December’s featured contributor.
Jeff, thanks for contributing to the Letting Go Cafe.
If you want to avoid being stuck in traffic, waiting in line, and scrambling with the masses for goods and services, here are some ideas:
1. Live closer to your office. I can’t think of anything that makes more sense. If you work for an organization, regardless of the metro or suburban area in which you work, undoubtedly there are good neighborhoods a reasonable distance away. When you live closer to your office, you benefit in many, many ways:
Less commuting time, less gasoline cost.
Less wear and tear on your car in general.
More flexibility in departing for the office and for back home.
2. Telecommute. If you can work at home as little as one day per week, perhaps a Wednesday, you cut your week of commuting in half. The equipment you need to telecommute from home is highly affordable these days.
3. Become a contrarian. If everyone vacations on holidays, use that day to work. Take your time off when everyone else is working. If everyone heads into the city between 7 and 9 a.m., then head in between 5 and 6, or 10 and 11. People who arrange their schedules to avoid competing with the masses in terms of travel and leisure feel good about it. If this sounds too stark for you, experiment with it a little at a time.
4. Do more of your shopping by phone, fax, and modem. Rather than fight with all the other people for parking spaces at the super regional mall, order by catalog. Increasingly, catalog vendors offer an 800 number and even 24-hour customer service. Many vendors have liberal return policies as well. The catalogs themselves are excellent – full color photos with vivid descriptions of the products. It’s a great way to shop because you can sit and think about what you’re doing, without getting jostled, overwhelmed, and unfocused in a hurry.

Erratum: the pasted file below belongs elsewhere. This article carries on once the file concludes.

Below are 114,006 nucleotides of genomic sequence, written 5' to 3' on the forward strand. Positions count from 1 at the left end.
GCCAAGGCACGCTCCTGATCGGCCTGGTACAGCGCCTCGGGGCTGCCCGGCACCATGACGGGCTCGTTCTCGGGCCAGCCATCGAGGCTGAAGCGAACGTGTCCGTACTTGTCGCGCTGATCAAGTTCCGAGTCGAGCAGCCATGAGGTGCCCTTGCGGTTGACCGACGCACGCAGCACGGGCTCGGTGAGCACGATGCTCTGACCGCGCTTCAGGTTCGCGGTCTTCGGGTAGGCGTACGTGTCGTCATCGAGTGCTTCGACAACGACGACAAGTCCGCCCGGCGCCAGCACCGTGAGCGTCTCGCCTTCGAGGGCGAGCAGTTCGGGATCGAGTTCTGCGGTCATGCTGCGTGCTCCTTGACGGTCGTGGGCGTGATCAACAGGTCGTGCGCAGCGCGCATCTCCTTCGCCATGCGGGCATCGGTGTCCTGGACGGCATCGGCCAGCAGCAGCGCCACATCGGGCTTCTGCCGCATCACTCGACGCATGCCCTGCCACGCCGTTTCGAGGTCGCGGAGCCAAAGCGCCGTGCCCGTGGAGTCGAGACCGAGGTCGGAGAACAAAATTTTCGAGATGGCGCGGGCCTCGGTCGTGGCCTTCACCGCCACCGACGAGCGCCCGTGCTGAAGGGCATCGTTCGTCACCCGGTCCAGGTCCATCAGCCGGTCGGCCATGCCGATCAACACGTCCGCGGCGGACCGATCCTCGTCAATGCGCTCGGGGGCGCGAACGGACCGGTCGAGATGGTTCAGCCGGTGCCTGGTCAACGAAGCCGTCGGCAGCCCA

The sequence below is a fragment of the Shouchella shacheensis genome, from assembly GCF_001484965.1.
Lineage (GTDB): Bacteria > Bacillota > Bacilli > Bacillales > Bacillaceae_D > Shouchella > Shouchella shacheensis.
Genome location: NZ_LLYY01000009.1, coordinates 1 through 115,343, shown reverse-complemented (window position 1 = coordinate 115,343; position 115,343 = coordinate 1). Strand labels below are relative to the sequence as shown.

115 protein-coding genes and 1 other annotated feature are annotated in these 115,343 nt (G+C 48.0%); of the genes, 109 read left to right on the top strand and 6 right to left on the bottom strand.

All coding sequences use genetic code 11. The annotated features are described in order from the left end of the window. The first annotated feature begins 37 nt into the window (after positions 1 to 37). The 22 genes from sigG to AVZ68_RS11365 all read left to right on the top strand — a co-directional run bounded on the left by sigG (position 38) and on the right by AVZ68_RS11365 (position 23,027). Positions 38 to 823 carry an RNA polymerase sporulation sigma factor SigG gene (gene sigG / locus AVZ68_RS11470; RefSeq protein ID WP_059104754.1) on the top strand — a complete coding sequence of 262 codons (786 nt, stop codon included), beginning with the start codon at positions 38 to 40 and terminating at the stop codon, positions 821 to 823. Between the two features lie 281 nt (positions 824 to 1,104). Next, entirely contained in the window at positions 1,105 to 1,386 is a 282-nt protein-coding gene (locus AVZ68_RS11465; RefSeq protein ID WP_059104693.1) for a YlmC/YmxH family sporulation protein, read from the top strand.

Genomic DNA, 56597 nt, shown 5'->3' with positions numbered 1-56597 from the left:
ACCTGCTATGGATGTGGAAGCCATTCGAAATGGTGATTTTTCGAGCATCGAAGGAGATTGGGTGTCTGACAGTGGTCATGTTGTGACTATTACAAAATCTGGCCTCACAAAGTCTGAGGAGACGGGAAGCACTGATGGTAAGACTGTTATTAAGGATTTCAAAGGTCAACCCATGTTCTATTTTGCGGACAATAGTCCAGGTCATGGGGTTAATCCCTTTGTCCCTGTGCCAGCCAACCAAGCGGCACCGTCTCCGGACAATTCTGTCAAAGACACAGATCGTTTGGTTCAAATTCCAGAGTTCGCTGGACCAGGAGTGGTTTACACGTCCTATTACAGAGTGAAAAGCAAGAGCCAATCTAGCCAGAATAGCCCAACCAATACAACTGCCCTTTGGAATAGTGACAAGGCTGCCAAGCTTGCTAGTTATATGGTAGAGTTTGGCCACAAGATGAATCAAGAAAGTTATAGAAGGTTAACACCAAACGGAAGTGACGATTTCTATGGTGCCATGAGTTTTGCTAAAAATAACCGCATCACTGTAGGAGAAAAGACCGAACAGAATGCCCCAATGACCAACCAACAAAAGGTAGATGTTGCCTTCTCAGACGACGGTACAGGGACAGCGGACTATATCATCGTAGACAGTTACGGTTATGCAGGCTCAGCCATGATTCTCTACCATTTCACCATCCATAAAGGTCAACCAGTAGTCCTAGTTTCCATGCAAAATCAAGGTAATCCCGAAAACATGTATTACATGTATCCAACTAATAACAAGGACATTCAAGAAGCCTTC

5. Be more selective as to what information you take in. Remember, in a world of six billion people, there will be more books, articles, movies, plays, commentaries, opinions, and points of view. Unless you actively limit what you allow to compete for your time and attention, your days will race by faster than you care to live them.
6. Forsake day-to-day tuning in. Instead of trying to ingest everything that the media has to offer, seek summaries of news and information, perhaps on a weekly or bi-weekly basis. Much of what’s presented to you is not news, anyway.
Jeff Davidson is “The Work-Life Balance Expert®” for our time-pressed workforce and is the premier thought leader on work-life balance issues. He wrote “Breathing Space” and the “60 Second Self-Starter.” Visit www.BreathingSpace.com, call 800-735-1994, or email Jeff at Jeff@BreathingSpace.com to ask for his free CD: “Finding Breathing Space.”